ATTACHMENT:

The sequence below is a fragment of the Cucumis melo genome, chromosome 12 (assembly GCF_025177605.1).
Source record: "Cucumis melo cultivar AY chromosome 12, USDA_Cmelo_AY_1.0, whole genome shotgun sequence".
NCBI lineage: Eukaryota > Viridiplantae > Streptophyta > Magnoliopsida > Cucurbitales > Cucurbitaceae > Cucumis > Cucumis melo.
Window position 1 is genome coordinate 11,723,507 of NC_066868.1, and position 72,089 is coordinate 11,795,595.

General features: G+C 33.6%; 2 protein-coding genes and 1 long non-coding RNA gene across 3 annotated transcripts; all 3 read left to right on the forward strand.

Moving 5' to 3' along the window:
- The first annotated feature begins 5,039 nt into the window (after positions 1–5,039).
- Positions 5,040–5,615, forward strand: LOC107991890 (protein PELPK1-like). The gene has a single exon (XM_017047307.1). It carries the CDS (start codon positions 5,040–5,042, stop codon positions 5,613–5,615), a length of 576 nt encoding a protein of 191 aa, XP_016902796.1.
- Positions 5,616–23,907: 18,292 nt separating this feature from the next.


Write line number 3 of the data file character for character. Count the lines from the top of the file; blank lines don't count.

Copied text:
NCBI lineage: Eukaryota > Viridiplantae > Streptophyta > Magnoliopsida > Cucurbitales > Cucurbitaceae > Cucumis > Cucumis melo.